Wednesday, September 11, 2013

Baird's Sandpiper

The fabled Conneaut Harbor, Ashtabula County, Ohio. John Pogacnik and I led a field trip here about a week ago, and this is part of our group, scanning for birds. This harbor was created by walling off part of Lake Erie, and over time a massive sand spit formed. Conneaut can be a gold mine for birds, and scores of rarities have turned up here over the years. It seems that just about anything with wings drops in, if only for a few minutes.

Conneaut Harbor, especially on a nice day, can be a bit of a madhouse, as people also flock to the sands. Those large airborne things in the backdrop are the kites of windsurfers. Other people are walking about, and dogs are usually roaring around, sometimes chasing birds. The worst are the hicks in ATV's and 4 x 4's tearing up the area and spooking everything in the harbor. Fortunately none of the latter crowd were in evidence on this trip.

We hadn't been out of the van for a minute and someone pointed to a small shorebird working the waterline. Baird's Sandpiper! An auspicious start to the trip, indeed. Not many Baird's pass through Ohio in their long transit between breeding and wintering grounds. Most birds move to the west of here, and although this beautiful sandpiper is not a rarity, it is greatly outnumbered by many of our other migrant shorebirds.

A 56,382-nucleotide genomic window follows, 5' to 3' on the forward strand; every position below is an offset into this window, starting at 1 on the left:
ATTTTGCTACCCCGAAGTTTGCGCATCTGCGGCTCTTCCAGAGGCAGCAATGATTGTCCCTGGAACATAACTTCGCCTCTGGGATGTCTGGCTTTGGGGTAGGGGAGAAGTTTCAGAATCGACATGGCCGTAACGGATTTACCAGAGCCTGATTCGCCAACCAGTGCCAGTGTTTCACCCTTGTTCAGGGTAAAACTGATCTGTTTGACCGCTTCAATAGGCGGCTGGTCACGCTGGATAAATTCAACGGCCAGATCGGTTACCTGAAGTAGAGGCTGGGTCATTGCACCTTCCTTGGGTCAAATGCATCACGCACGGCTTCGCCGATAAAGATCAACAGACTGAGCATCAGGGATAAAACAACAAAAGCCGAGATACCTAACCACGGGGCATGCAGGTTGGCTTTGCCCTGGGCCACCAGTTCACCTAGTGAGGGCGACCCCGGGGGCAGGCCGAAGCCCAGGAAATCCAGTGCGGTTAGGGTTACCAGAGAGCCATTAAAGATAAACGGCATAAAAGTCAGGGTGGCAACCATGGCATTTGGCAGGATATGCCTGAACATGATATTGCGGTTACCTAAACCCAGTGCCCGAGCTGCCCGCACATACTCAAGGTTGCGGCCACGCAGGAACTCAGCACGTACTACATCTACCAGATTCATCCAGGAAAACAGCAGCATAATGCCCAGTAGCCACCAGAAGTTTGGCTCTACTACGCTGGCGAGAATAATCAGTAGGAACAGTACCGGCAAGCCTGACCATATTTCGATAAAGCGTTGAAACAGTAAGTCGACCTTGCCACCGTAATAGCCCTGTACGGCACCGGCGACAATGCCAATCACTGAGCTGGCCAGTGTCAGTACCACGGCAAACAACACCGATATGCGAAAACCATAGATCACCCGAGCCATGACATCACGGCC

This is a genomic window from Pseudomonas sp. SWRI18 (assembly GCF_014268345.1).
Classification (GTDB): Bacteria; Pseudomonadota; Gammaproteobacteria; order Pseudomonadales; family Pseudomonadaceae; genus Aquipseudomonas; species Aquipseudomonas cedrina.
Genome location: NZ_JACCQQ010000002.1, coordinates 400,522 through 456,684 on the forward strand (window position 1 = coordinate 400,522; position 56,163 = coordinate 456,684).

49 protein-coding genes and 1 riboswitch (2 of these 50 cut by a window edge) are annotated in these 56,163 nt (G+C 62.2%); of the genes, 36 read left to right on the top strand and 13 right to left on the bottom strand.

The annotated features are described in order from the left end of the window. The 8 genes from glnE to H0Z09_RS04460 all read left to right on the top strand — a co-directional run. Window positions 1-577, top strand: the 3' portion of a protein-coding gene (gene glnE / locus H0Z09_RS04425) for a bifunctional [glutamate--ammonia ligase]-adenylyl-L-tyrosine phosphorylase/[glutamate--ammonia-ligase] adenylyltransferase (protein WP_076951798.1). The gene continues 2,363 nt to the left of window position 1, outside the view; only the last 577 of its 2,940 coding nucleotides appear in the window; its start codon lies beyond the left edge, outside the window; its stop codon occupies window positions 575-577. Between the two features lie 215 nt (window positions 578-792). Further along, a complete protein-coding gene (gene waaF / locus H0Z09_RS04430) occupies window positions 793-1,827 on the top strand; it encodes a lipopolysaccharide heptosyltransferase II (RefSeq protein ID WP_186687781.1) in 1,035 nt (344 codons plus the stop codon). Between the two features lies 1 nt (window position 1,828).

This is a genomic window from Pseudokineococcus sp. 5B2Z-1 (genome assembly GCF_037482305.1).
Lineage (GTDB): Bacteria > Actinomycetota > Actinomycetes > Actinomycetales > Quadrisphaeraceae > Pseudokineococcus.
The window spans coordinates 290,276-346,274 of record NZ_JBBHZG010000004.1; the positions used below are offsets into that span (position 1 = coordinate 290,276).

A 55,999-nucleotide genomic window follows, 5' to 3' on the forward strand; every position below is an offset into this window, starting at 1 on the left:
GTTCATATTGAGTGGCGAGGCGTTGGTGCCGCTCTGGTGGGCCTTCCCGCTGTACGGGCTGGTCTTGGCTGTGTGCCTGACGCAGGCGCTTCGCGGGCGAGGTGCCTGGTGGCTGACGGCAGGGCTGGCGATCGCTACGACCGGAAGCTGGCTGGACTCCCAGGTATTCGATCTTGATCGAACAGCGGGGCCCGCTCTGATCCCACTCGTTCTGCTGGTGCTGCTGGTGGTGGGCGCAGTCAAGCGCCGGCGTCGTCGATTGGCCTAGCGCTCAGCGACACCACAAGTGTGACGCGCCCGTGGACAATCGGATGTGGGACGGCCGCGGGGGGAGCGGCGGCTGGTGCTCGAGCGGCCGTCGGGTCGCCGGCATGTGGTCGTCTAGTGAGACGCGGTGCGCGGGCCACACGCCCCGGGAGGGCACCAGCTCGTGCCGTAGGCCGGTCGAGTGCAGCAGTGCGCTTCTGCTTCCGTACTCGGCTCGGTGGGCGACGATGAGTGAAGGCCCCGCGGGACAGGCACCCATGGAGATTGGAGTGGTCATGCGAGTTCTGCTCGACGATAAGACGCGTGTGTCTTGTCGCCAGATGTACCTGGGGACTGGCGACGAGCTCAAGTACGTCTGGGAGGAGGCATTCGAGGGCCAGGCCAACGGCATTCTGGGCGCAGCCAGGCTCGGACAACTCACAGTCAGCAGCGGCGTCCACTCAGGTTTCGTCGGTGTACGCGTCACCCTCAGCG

This Baird's Sandpiper, like nearly every one of them that steps on Ohio mud, is a juvenile. The youngsters can be distinguished by their fresh, bright plumage and pale feather edgings which create a distinctly scaled appearance. Our bird was born only a few months before we saw him, spawned from a nest on the tundra in the highest reaches of the Arctic.

Unfortunately, this animal has an issue with its wing. As can be seen in the photo, its right wing is dragging and obviously injured, and this may not bode well for its survival. Yet we saw it leap airborne and make short flights with no seeming difficulties, so we can hope for the best. Its trailing wing does allow us to see a distinctive feature of Baird's Sandpiper: very long wings that project beyond the tail, and give the bird a slender attenuated look. These are the wings of a champion long-haul migrant.

Map courtesy of NatureServe.

This map lays out the stupefying, nearly unbelievable annual peregrinations of the Baird's Sandpiper. These animals breed as far north as one can go, and then travel to the other end of the globe - from one end of the world to the other. The adult birds, which leave the breeding grounds a few weeks prior to the juveniles, make the transit with great rapidity; in as few as five weeks. The young birds make the same amazing journey, and do it without a guide - they rely solely on their built-in navigations units. And to think, some of us can get lost in the grocery store!

Places such as Conneaut Harbor, although certainly not pristine, serve as vital way stations for shorebirds engaging in their fantastic journeys. Mudflats are fuel stops; places where sandpipers and plovers can gorge on tiny mud-dwelling animal life and build the fat deposits that will sustain them on long flights. A Baird's Sandpiper weighs only 35 or 40 grams. That's less than a third of what your new iPhone 5 weighs. Little birds that fly long distances need a lot of food, and plenty of stopover places to find it.

Here's hoping the bird featured here successfully makes its way to Argentina to join the rest of its tribe.

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